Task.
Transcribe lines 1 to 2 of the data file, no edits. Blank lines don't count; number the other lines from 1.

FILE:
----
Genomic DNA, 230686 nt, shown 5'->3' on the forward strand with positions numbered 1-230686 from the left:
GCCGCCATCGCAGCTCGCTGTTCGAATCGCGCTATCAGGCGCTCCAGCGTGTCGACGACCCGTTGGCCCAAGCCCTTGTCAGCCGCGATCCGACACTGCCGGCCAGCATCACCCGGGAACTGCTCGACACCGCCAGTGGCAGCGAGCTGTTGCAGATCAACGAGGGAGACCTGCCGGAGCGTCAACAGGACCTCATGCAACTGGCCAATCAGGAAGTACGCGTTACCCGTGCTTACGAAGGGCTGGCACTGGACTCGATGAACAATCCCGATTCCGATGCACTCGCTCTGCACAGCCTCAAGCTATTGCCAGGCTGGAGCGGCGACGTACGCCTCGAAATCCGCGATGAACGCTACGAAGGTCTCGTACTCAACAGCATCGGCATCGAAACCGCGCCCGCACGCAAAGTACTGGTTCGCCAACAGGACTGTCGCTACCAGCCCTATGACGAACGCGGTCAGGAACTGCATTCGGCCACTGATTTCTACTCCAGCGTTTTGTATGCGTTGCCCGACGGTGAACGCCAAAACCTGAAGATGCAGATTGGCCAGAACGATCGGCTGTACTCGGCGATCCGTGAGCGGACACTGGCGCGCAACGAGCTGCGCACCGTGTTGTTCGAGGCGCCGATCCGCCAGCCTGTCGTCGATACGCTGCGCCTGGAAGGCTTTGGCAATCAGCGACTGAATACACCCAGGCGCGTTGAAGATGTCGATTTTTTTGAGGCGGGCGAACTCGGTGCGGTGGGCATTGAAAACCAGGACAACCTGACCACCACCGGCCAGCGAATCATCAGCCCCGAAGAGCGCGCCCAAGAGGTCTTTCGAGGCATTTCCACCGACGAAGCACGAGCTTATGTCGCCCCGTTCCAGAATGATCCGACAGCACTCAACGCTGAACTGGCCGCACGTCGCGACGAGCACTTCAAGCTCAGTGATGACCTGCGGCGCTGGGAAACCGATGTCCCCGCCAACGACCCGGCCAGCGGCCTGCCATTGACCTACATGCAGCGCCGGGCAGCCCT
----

Genomic DNA, 230686 nt, shown 5'->3' on the forward strand with positions numbered 1-230686 from the left:
GCCGCCATCGCAGCTCGCTGTTCGAATCGCGCTATCAGGCGCTCCAGCGTGTCGACGACCCGTTGGCCCAAGCCCTTGTCAGCCGCGATCCGACACTGCCGGCCAGCATCACCCGGGAACTGCTCGACACCGCCAGTGGCAGCGAGCTGTTGCAGATCAACGAGGGAGACCTGCCGGAGCGTCAACAGGACCTCATGCAACTGGCCAATCAGGAAGTACGCGTTACCCGTGCTTACGAAGGGCTGGCACTGGACTCGATGAACAATCCCGATTCCGATGCACTCGCTCTGCACAGCCTCAAGCTATTGCCAGGCTGGAGCGGCGACGTACGCCTCGAAATCCGCGATGAACGCTACGAAGGTCTCGTACTCAACAGCATCGGCATCGAAACCGCGCCCGCACGCAAAGTACTGGTTCGCCAACAGGACTGTCGCTACCAGCCCTATGACGAACGCGGTCAGGAACTGCATTCGGCCACTGATTTCTACTCCAGCGTTTTGTATGCGTTGCCCGACGGTGAACGCCAAAACCTGAAGATGCAGATTGGCCAGAACGATCGGCTGTACTCGGCGATCCGTGAGCGGACACTGGCGCGCAACGAGCTGCGCACCGTGTTGTTCGAGGCGCCGATCCGCCAGCCTGTCGTCGATACGCTGCGCCTGGAAGGCTTTGGCAATCAGCGACTGAATACACCCAGGCGCGTTGAAGATGTCGATTTTTTTGAGGCGGGCGAACTCGGTGCGGTGGGCATTGAAAACCAGGACAACCTGACCACCACCGGCCAGCGAATCATCAGCCCCGAAGAGCGCGCCCAAGAGGTCTTTCGAGGCATTTCCACCGACGAAGCACGAGCTTATGTCGCCCCGTTCCAGAATGATCCGACAGCACTCAACGCTGAACTGGCCGCACGTCGCGACGAGCACTTCAAGCTCAGTGATGACCTGCGGCGCTGGGAAACCGATGTCCCCGCCAACGACCCGGCCAGCGGCCTGCCATTGACCTACATGCAGCGCCGGGCAGCCCT